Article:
The primary properties of visible light are intensity, propagation direction, frequency or wavelength spectrum, and polarization, while its speed in a vacuum, 299,792,458 metres per second, is one of the fundamental constants of nature. Visible light, as with all types of electromagnetic radiation (EMR), is experimentally found to always move at this speed in a vacuum.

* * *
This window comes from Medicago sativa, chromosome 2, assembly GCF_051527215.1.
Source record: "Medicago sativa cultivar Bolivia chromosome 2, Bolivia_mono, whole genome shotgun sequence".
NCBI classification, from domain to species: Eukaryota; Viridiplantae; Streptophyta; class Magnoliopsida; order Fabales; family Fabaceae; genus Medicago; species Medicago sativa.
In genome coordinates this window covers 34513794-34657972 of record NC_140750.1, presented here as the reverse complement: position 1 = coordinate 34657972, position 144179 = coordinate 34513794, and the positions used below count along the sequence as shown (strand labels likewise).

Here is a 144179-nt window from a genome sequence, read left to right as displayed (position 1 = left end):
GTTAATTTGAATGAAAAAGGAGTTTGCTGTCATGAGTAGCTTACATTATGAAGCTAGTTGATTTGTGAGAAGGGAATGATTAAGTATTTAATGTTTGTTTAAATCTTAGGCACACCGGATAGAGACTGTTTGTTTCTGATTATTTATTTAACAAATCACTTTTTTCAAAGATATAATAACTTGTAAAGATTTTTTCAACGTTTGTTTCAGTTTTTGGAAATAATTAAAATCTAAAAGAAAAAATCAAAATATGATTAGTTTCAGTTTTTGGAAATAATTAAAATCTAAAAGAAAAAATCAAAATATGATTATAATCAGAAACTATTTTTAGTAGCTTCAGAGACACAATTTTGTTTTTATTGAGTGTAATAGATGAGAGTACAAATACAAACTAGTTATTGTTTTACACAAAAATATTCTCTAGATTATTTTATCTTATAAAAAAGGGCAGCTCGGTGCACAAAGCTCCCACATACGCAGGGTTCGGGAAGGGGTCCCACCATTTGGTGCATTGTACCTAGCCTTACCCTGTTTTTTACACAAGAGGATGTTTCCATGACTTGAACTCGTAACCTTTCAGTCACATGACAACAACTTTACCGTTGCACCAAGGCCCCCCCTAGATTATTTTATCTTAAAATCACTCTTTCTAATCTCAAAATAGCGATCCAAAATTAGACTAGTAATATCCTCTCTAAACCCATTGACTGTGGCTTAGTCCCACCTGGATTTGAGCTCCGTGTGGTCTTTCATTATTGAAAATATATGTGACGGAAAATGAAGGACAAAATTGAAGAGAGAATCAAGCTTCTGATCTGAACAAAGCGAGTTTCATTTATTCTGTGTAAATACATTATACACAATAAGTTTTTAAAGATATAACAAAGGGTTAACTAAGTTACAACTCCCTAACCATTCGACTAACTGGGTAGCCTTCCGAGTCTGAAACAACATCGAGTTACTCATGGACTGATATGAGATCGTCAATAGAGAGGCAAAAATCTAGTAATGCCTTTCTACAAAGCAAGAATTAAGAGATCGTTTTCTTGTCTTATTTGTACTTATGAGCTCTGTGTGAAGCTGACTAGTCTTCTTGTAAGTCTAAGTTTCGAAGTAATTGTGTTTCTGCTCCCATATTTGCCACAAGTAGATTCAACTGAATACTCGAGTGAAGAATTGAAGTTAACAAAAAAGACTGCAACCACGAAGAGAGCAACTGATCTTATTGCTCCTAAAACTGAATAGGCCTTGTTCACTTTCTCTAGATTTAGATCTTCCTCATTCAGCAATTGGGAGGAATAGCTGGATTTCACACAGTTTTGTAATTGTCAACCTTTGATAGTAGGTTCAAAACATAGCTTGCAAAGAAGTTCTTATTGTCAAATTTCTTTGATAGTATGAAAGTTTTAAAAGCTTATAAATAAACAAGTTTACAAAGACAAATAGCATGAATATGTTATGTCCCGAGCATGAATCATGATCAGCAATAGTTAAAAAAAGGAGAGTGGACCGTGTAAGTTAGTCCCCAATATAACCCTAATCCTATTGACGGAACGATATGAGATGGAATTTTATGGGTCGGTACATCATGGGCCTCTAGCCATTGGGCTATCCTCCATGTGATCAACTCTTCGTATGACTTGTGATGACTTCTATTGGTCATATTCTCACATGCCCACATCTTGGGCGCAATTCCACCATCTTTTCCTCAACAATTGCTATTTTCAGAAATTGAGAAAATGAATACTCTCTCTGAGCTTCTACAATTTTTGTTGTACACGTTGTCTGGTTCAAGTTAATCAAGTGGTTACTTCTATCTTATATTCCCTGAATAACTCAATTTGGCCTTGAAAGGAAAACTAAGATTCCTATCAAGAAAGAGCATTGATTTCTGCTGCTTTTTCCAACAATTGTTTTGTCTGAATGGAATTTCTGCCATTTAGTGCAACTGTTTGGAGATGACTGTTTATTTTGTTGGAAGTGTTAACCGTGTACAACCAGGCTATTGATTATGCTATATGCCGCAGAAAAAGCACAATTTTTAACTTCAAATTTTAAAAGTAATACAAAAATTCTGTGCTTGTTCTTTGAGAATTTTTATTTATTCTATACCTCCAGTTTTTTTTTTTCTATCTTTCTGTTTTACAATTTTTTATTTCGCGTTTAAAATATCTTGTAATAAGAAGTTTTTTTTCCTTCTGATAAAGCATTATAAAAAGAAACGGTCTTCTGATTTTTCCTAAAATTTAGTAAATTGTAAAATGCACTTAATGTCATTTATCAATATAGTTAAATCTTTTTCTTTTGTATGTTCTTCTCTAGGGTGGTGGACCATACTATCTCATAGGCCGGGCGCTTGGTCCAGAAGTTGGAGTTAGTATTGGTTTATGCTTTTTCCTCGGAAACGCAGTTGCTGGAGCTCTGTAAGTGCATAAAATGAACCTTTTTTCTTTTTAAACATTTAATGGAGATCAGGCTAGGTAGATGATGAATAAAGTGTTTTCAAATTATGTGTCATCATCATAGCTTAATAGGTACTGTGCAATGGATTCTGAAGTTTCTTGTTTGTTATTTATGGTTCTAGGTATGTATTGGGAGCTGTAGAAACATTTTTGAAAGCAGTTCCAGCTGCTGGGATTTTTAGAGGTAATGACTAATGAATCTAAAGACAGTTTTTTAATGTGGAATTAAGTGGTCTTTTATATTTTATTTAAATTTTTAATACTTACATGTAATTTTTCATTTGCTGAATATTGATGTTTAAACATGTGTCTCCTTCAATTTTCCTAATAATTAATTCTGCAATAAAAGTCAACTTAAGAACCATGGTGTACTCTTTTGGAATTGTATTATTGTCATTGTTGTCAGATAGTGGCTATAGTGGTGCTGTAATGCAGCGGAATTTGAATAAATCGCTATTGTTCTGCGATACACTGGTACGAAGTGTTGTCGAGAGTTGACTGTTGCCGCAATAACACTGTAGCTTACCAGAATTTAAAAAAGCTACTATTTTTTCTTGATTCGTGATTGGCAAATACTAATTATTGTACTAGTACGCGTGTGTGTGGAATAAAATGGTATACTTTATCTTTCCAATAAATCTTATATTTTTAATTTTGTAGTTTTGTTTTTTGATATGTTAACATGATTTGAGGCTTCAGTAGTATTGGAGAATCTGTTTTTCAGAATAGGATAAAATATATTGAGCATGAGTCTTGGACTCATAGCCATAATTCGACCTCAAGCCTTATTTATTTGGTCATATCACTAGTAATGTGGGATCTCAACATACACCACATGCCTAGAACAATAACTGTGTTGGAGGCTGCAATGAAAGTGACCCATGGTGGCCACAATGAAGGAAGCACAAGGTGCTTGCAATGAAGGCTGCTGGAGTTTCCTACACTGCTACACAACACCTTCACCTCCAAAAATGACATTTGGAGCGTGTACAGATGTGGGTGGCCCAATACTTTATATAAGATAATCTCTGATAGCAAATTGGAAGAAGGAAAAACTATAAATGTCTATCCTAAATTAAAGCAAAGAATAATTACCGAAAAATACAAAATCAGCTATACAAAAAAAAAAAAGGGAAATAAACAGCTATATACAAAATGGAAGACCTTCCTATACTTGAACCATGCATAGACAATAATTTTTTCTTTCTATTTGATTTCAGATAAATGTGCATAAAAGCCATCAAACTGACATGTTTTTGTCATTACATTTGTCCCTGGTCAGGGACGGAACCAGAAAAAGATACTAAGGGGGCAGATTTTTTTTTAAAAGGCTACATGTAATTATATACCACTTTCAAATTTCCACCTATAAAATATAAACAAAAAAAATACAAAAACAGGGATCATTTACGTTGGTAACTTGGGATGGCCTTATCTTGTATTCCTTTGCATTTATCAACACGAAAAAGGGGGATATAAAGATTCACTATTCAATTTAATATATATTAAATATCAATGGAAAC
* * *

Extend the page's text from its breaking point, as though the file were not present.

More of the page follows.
In physics, the term light sometimes refers to electromagnetic radiation of any wavelength, whether visible or not. In this sense, gamma rays, X-rays, microwaves and radio waves are also light. Like all types of light, visible light is emitted and absorbed in tiny "packets" called photons and exhibits properties of both waves and particles. This property is referred to as the wave–particle duality. The study of light, known as optics, is an important research area in modern physics.